[JakaWell, I must mention this chest of drawers — it has a funny story. I was looking for a suitable piece for a very long time. I was searching through old ones to refurbish because I didn’t really like any of the new ones. And as I was exploring, drawing plans and thinking about going to a cabinetmaker, I stumbled upon this piece at a local shop. It was named furniture piece of the year, or something like that, and they had it on sale. I instantly liked it. And just when I was about to go and get it — Sara bought it for me. As a present.

Stop it, you’ll make us cry. That is just too sweet! Is there any other furniture with sentimental value?

[JakaYes, this old desk — it used to belong to grandma.

[Sara] Correction, darling. It did not belong to grandma. It actually belonged to my mother’s grandfather.

[Jaka] Yeah, like that.

[Sara] It was his work desk in the basement, where he had his little corner.

[Jaka] And I’ve been thinking about using it for work too.

Where do you find interior inspiration? Do you use social media?

[Jaka] I like creating things, so I come up with a lot of the designs myself. I’ll get an idea and then I search the internet for some examples, see what’s currently popular and so on. On Instagram I’m a huge fan of Little Otja, of course. [laughs] My other favorites include Design Father, D.signers, Alice Wietzel, Dille & Kamille, The Book of Decor, and some photographers as well. Speaking of Dille & Kamille, I went to their shop when I was in Brussels. And if it hadn't been for the airline’s baggage weight limit, I would have brought back 10 kilos of their stuff.

[Sara] I’m just in love with clothes so I mainly follow profiles about textiles. I get many ideas there. I follow Little Otja too. And we get plenty of inspiration while filming commercials. A lot of effort is applied to interior set pieces and it’s easy to see what’s currently popular.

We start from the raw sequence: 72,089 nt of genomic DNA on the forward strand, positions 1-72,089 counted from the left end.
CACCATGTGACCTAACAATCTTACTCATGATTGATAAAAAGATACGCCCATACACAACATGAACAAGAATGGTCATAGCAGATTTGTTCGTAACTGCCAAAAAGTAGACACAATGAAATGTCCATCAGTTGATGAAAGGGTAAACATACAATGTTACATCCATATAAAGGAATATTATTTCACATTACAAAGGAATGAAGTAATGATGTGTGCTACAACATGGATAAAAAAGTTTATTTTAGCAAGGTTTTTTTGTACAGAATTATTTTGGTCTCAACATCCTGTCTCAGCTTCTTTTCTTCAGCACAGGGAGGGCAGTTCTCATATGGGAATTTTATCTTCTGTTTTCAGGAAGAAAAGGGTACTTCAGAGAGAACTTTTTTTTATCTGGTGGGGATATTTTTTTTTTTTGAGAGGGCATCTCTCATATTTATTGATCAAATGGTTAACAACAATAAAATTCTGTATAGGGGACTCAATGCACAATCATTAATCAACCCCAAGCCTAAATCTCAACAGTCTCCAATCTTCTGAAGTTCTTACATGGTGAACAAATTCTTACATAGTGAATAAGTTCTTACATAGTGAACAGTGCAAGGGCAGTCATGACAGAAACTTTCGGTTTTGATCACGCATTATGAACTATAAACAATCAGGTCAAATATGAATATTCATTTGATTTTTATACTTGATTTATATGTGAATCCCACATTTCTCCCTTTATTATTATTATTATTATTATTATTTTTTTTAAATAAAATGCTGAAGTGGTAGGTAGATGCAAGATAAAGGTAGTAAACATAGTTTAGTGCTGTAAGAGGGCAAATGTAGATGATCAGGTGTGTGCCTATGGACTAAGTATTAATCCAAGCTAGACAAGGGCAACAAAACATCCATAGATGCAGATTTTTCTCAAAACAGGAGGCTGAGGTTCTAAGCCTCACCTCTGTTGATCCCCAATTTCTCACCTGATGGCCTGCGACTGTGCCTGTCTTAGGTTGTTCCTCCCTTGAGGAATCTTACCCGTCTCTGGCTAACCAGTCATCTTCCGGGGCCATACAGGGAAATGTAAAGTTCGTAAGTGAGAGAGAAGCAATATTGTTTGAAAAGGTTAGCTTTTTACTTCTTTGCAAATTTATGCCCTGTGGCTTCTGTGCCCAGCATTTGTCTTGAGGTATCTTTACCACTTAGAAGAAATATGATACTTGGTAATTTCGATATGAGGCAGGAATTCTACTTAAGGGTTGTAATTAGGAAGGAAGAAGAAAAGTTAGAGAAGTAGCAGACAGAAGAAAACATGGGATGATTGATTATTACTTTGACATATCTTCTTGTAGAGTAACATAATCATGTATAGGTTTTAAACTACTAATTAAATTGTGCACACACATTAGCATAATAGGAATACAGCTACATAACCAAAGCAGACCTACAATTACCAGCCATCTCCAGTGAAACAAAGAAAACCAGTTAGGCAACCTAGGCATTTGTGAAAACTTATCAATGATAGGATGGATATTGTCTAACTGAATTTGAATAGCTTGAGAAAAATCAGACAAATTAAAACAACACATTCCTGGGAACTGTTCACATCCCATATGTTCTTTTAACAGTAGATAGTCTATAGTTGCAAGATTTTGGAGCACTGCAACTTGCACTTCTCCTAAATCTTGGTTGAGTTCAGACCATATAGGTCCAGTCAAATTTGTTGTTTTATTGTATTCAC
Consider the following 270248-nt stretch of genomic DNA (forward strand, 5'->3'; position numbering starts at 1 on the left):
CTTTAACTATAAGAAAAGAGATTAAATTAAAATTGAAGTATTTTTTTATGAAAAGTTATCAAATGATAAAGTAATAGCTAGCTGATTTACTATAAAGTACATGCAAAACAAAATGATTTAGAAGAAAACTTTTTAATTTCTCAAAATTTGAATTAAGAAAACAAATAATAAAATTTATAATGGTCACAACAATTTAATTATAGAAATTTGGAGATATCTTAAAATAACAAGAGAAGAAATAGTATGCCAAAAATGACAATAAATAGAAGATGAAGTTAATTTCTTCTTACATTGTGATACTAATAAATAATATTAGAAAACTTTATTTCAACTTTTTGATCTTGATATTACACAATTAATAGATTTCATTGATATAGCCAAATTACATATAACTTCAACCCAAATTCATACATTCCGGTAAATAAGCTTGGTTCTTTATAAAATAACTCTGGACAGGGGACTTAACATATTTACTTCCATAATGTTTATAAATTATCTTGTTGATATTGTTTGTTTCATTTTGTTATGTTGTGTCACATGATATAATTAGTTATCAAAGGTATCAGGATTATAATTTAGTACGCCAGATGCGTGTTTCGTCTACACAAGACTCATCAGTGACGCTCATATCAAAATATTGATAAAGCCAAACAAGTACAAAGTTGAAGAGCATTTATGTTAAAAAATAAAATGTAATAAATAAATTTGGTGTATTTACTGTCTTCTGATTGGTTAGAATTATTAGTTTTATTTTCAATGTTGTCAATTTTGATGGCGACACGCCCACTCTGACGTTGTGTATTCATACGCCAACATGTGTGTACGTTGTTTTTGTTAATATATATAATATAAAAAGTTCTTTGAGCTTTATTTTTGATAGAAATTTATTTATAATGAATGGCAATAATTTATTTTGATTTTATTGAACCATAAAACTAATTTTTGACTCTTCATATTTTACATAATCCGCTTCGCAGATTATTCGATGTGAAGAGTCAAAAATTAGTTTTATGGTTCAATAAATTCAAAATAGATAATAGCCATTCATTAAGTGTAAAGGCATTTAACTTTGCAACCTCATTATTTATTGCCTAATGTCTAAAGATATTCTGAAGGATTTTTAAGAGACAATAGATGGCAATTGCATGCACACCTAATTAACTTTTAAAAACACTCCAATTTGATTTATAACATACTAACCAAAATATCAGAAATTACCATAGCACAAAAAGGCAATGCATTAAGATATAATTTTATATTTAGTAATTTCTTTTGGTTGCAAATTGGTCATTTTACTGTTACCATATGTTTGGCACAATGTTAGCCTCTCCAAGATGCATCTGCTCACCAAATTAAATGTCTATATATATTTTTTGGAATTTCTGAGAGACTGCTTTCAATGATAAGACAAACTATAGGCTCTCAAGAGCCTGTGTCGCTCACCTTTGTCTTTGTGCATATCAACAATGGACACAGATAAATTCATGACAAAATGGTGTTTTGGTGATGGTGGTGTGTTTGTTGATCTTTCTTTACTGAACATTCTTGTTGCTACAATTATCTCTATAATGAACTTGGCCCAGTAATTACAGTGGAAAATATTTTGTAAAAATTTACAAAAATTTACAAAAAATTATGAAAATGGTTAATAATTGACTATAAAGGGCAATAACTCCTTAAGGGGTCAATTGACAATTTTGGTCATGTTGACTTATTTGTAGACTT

You’ve recently remodelled the entire upstairs space. How did that go?

[Jaka] The upstairs bedroom and bathroom were a project of mine. The reconstruction took about half a year. We’ve encountered some challenges along the way, because the attic had to be completely remodelled: it was non-functional before, so we had to tear it down and make a brand new space in there.

What about Brina’s room? Her furniture is really nice. Where’s it from?

[SaraMost of it is custom — it was made by a cabinetmaker. Take this table for instance: it’s solid wood, but it looks it’s from Ikea. And then there’s this little horse that I had when I was a child. Brina really loves it and plays with it a lot. And this chest — it might not be very special to look at, but it belonged to my mother and it would be very hard for me to let it go. And Brina does such a great job of decorating it herself. So as far as these things go, we find it important to keep things natural or keep using something we’ve had for a long time.

She seems to have a lot of books…

[SaraWe want to nurture a love of books. We read a lot to her and encourage her to pick up a book by herself. 

Does Brina watch TV? What about YouTube?

[SaraYouTube is a thing that Brina and her grandma have. They watch it together, but we really don’t. We watch cartoons in the mornings and in the evenings, whichever one RTV Slovenia chooses. [laughs] Not all of them are appropriate though — some give Brina too many ideas about how to be naughty! But they do have some very nice ones that we can’t see anywhere else. Lily’s Driftwood Bay is a good one and another one is Mimi & Lisa — an excellent Slovak cartoon. It deals with more challenging themes and I think this helps develop a social sense in the child. It also looks beautiful and has plenty of pretty colors. And Brina really likes Rita and Crocodile, that one is her current favorite.